The Disguise of Segregation in Public Schools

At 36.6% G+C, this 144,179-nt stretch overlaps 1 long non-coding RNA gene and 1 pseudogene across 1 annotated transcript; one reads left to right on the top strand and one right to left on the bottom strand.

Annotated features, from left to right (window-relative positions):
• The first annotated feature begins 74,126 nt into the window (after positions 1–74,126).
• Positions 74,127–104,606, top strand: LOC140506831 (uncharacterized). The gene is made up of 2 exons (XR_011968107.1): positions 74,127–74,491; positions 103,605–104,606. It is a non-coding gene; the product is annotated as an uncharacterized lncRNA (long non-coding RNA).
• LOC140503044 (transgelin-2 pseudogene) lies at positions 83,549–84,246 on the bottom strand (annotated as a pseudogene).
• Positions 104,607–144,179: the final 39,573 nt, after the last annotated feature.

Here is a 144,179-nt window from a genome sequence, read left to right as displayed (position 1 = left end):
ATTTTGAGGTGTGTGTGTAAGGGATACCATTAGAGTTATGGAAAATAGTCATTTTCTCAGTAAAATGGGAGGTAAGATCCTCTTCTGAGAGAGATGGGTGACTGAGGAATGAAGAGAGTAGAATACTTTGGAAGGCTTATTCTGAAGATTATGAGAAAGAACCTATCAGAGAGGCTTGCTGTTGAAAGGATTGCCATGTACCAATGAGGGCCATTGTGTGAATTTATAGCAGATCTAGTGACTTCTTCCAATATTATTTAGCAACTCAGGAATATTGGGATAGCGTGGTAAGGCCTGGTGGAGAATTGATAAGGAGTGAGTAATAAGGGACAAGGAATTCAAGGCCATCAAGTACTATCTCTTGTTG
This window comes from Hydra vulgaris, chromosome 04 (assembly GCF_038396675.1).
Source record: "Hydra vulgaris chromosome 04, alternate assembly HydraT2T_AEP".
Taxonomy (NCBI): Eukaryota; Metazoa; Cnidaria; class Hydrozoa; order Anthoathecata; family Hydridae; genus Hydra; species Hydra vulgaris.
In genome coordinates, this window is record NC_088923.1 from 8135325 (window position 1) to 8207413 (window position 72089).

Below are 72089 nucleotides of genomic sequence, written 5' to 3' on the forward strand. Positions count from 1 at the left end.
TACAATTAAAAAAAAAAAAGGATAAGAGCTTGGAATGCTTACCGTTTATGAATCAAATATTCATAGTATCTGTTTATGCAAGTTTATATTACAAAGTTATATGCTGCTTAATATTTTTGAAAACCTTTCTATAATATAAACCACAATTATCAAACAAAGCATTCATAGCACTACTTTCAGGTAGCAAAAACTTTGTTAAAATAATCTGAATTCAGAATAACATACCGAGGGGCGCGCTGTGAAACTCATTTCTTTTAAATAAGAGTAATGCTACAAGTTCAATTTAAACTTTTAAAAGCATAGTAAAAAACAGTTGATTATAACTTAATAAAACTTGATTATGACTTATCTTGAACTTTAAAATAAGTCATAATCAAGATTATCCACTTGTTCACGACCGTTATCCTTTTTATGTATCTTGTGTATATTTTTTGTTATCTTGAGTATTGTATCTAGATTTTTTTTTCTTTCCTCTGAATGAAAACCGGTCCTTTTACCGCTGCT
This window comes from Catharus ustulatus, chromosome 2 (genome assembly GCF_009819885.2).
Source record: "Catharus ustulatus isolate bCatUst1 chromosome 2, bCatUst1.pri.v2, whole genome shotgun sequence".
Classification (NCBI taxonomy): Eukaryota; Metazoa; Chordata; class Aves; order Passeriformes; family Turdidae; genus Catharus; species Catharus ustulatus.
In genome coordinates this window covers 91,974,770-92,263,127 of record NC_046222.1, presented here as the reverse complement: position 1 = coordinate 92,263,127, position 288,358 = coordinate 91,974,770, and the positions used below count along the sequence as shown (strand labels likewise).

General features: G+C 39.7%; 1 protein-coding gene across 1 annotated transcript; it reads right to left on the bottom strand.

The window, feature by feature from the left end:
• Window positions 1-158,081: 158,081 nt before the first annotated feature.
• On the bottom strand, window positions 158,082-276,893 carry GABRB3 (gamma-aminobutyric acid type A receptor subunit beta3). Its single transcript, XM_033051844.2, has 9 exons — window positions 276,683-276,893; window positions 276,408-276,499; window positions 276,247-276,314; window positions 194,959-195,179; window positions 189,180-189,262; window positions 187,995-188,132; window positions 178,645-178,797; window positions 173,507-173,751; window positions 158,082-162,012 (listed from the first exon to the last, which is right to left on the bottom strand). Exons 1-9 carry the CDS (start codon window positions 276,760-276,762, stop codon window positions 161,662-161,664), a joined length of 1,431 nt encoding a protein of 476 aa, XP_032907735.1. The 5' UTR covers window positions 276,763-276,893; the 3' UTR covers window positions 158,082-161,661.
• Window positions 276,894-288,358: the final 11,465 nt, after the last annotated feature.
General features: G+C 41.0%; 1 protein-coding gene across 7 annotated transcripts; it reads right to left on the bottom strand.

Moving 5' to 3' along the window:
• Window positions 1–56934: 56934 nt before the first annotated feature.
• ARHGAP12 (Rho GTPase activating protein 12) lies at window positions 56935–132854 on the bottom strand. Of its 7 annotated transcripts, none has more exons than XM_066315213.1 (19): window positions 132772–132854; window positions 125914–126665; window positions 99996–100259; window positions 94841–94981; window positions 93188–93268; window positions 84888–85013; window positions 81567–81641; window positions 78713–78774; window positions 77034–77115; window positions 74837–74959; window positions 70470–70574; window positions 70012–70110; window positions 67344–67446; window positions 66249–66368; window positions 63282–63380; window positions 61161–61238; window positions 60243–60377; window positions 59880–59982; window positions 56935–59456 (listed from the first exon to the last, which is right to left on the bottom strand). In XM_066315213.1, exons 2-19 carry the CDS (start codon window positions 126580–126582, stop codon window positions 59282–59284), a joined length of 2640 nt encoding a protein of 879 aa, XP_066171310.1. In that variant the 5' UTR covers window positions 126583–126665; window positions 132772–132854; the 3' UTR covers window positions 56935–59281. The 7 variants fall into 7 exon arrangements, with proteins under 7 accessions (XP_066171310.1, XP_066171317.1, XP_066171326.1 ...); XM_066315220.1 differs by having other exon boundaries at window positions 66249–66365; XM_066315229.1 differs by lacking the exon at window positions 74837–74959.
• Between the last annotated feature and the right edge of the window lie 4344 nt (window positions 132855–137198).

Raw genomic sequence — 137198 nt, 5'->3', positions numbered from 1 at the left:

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I am discussing segregation in public schools because we have talked about this topic numerous times throughout this semester. I also have read articles about this issue on my own spare time. I am embarrassed and completely disgusted by the way American school systems treat minorities. It truly hurts me to know that young children are still being segregated by the color of their skin. From my understanding, this subject is an ongoing issue that has no promise of stopping anytime soon. In this essay, I intend to give a historical summary of segregation in public schools, what it looks like, and sanctions that may put an end to segregation in public schools forever. Education has not always been an easy thing to obtain. Many people have struggled to gain access to schooling just because of their color of their skin or their culture. Segregation in schools started as early as 1866 when ex-slaves were banned going to school with White Americans. The prevention of ex-slaves into White schools was solemnly based on prejudice and domination. Whites wanted to stay dominant and they knew that if they allowed slaves to go to school, ex-slaves would become smarter and stronger. In an article, we read over this semester, James Anderson critically reinterprets the history of southern black education throughout his discussion. Anderson explains, “the slave regime was so brutal and dehumanizing that blacks were little more uncivilized victims who needed to be taught the values and rules of civil society.” (Anderson, 2007, p. 31).